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Monday, Sep. 1, 2014

Sikeston surgeon writes a book on experiences

Thursday, September 8, 2005

(Photo)
Dr. Max Heeb
SIKESTON -- Since Dr. Max Heeb began practicing in Sikeston over 45 years ago, he has experienced some pretty unusual things -- both in and out of the operating room.

Now the public will have a chance to learn more about the man behind the surgical mask in his new autobiography, "Max the Knife: The Life and Times of a Country Surgeon."

Heeb said the idea to write a book came about two years ago when someone suggested it to him. The 78-year-old, semi-retired general surgeon took the advice to heart. And last month the idea became a reality when the San Francisco-based company, Heliographica, published his book, which spans about 76 years.

"I started the book with a tribute given to me at a fund-raiser at the Missouri Delta Medical Center a number of years ago," Heeb said.

From there Heeb reflects on his life -- from the Chaffee native's "delinquent childhood" to his experiences in the Navy and up to his practicing as a surgeon.

Heeb's book mixes his unusual experiences and doctor-patient relationships with changes in the medical profession and the history of Missouri Delta Medical Center through the years.

"When I first came (to MDMC) there was no intensive care unit, no recovery room, and the doctors were not only doctors, but nurses sometimes," Heeb recalled.

Heeb also chronicles the three worst days of his life, which occurred in sequence, he said.

"The last day of my three worst days was when I got presented with a lawsuit that went all the way back to 14 years ago when I performed the first successful cardiac resuscitation on a 2-year-old at Jewish Hospital in St. Louis," Heeb recalled.

Another story includes the time Heeb had to cut off a man's leg, which had been chewed up in an augur at the Charleston anhydrous ammonia plant.

"He was half inside the building and half out, and they couldn't get him out or use a blow torch because it would be an explosive," Heeb recalled. "I had to lay down on my stomach and cut off his leg."

Heeb also details the tragedy that occurred when a woman with no blood pressure arrived at the hospital and died after giving birth to twins.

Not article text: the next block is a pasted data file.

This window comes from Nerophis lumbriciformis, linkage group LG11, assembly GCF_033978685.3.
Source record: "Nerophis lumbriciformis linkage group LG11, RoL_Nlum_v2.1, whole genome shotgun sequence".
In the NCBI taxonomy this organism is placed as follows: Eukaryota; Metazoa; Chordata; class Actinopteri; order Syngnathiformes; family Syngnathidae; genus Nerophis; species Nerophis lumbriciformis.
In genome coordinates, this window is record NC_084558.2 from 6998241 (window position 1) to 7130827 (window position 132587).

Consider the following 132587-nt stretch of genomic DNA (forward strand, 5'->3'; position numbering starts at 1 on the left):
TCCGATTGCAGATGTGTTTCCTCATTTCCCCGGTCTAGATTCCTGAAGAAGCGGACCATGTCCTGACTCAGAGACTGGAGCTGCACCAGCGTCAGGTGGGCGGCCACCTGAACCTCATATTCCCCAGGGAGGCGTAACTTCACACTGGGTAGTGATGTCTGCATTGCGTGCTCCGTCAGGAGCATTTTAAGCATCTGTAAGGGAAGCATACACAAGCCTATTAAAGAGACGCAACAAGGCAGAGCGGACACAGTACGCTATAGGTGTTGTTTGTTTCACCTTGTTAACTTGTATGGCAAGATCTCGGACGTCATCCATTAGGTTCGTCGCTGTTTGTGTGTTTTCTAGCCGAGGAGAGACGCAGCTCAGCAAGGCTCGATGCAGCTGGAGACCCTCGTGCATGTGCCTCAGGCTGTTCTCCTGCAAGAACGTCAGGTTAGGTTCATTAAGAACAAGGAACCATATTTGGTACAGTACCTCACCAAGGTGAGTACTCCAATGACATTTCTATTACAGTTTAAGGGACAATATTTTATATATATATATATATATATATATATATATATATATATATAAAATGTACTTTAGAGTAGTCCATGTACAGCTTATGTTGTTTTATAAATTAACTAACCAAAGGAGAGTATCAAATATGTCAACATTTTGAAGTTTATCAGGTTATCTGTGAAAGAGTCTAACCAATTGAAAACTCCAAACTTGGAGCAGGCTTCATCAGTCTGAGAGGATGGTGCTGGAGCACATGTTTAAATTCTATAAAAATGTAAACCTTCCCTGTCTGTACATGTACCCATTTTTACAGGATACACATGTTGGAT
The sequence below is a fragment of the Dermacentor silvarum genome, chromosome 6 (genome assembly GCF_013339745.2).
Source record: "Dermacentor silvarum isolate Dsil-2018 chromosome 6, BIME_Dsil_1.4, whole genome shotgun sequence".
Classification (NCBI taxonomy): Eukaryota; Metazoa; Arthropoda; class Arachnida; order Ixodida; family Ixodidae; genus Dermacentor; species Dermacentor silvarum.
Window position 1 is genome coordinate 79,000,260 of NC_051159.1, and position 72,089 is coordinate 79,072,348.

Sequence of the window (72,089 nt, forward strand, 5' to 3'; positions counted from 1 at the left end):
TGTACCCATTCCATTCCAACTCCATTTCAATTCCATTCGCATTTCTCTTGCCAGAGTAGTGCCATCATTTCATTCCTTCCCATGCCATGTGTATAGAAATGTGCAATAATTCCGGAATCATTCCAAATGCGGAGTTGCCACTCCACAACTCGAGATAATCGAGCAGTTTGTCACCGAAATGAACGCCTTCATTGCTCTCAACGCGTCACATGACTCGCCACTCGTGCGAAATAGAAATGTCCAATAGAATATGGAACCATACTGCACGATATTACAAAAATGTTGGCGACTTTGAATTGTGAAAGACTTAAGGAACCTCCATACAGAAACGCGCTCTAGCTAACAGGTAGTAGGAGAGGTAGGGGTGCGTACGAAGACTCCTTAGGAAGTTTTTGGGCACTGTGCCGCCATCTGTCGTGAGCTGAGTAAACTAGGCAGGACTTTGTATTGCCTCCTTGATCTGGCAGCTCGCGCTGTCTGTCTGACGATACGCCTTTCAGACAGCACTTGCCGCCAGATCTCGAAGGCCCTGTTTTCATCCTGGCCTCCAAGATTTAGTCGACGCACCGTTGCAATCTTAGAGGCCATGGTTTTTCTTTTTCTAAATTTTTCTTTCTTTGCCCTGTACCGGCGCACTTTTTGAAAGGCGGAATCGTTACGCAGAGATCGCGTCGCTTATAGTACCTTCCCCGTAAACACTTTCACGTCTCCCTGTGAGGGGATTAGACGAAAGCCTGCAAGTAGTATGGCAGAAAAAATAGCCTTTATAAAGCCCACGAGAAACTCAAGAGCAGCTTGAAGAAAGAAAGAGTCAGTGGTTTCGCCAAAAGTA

"Years later the twins came up to me -- and I hadn't seen them. I was at my daughter-in-law's graduation from nursing school, and they were also graduating," recalled a tearful Heeb.

There's even a section on some of Heeb's medical students through the years.

"People who read this book may recognize themselves. I do mention names, but have changed a lot of them to protect the innocent as well as the guilty," Heeb said.

Heeb also discusses the American Cancer Society, where he served as president of the Missouri division and a national delegate, and medical care in other lands. There's also a segment on his leisure times, particularly about his favorite hobby, sailing.

Over the years there has been a lot of remorse and a lot of happy times, Heeb said about his life and career.

"I've had many good patients over the years, and most are appreciative of what you do," Heeb said.

However, there are a couple of situations when people were not satisfied, and Heeb highlights those in his book.

"One Christmas someone sent me a card that said, 'I cannot wish you a merry Christmas because if it weren't for you, my wife would be here,'" Heeb recalled.

In his book, Heeb aims to convey the concept that a little hard work can go a long way.

At 17, Heeb joined the U.S. Navy. He went to Southeast Missouri State University, the University of Missouri and Washington University.

"I saved my GI Bill ( of Rights) until I got in medical school," Heeb recalled.

When he ran out of funding from the GI Bill his last year of medical school, Heeb worked two jobs to pay for his schooling.

"You can do these things if you are motivated to do so," Heeb said. "If you have the motivation and are willing to do hard work, you can get things accomplished in this United States of America."

Heeb said the target audience of his book are his patients and anyone interested in Southeast Missouri, Missouri Delta Medical Center and medical care in the area.

"It's been an interesting life, and I hope that if some young doctor reads this, he or she may be challenged to go into practice in a rural area," Heeb said.

Experiences in rural areas can be a lot different than those in the urban areas, Heeb noted.

"A lot of the good things are when you go to a church, and you see somebody you helped and somebody hugs you. When you live in the city, you don't have this kind of relationship," Heeb pointed out.

A booksigning is planned for 1-3 p.m. Saturday at The Book Bug in Sikeston. Television interviews are slated to air on WQWQ at 6 p.m. Sept. 23 and at 8:

30 p.m. Sept. 24. KFVS-12 is also scheduled to air an interview at 5:30 a.m. Sept. 25.

Copies of "Max the Knife" may be purchased from the publisher's Web site at www.heliographica.com or from Barnes and Noble at www.bn.com. Copies will also be available during the booksigning at The Book Bug.